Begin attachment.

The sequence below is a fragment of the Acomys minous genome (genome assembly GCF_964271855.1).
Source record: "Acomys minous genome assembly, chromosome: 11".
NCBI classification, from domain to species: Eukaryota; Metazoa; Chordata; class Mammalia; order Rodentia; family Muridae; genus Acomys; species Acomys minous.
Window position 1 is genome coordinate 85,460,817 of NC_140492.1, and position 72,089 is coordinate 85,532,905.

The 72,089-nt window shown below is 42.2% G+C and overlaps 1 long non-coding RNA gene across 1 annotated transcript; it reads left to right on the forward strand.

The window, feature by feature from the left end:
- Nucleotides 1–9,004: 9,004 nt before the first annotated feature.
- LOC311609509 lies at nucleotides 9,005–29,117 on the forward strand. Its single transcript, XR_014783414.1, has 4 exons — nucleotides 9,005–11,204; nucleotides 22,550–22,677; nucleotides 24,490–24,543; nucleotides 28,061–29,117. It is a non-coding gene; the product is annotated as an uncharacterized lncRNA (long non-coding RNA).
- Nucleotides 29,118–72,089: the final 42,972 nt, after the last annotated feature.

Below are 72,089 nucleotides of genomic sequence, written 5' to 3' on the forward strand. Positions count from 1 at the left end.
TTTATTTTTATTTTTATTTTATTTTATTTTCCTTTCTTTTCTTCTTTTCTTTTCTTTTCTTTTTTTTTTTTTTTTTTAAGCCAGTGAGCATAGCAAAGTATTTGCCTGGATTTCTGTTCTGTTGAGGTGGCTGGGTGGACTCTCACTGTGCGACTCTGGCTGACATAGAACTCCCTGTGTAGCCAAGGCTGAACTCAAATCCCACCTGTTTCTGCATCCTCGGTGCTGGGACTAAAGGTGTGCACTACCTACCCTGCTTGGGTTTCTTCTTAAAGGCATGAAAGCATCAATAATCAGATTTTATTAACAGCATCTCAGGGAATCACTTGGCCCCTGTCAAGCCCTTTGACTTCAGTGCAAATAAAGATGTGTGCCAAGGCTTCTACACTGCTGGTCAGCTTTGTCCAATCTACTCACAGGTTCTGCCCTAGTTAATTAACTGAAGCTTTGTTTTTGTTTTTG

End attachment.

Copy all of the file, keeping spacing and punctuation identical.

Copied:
The sequence below is a fragment of the Acomys minous genome (genome assembly GCF_964271855.1).
Source record: "Acomys minous genome assembly, chromosome: 11".
NCBI classification, from domain to species: Eukaryota; Metazoa; Chordata; class Mammalia; order Rodentia; family Muridae; genus Acomys; species Acomys minous.
Window position 1 is genome coordinate 85,460,817 of NC_140492.1, and position 72,089 is coordinate 85,532,905.

The 72,089-nt window shown below is 42.2% G+C and overlaps 1 long non-coding RNA gene across 1 annotated transcript; it reads left to right on the forward strand.

The window, feature by feature from the left end:
- Nucleotides 1–9,004: 9,004 nt before the first annotated feature.
- LOC311609509 lies at nucleotides 9,005–29,117 on the forward strand. Its single transcript, XR_014783414.1, has 4 exons — nucleotides 9,005–11,204; nucleotides 22,550–22,677; nucleotides 24,490–24,543; nucleotides 28,061–29,117. It is a non-coding gene; the product is annotated as an uncharacterized lncRNA (long non-coding RNA).
- Nucleotides 29,118–72,089: the final 42,972 nt, after the last annotated feature.

Below are 72,089 nucleotides of genomic sequence, written 5' to 3' on the forward strand. Positions count from 1 at the left end.
TTTATTTTTATTTTTATTTTATTTTATTTTCCTTTCTTTTCTTCTTTTCTTTTCTTTTCTTTTTTTTTTTTTTTTTTAAGCCAGTGAGCATAGCAAAGTATTTGCCTGGATTTCTGTTCTGTTGAGGTGGCTGGGTGGACTCTCACTGTGCGACTCTGGCTGACATAGAACTCCCTGTGTAGCCAAGGCTGAACTCAAATCCCACCTGTTTCTGCATCCTCGGTGCTGGGACTAAAGGTGTGCACTACCTACCCTGCTTGGGTTTCTTCTTAAAGGCATGAAAGCATCAATAATCAGATTTTATTAACAGCATCTCAGGGAATCACTTGGCCCCTGTCAAGCCCTTTGACTTCAGTGCAAATAAAGATGTGTGCCAAGGCTTCTACACTGCTGGTCAGCTTTGTCCAATCTACTCACAGGTTCTGCCCTAGTTAATTAACTGAAGCTTTGTTTTTGTTTTTG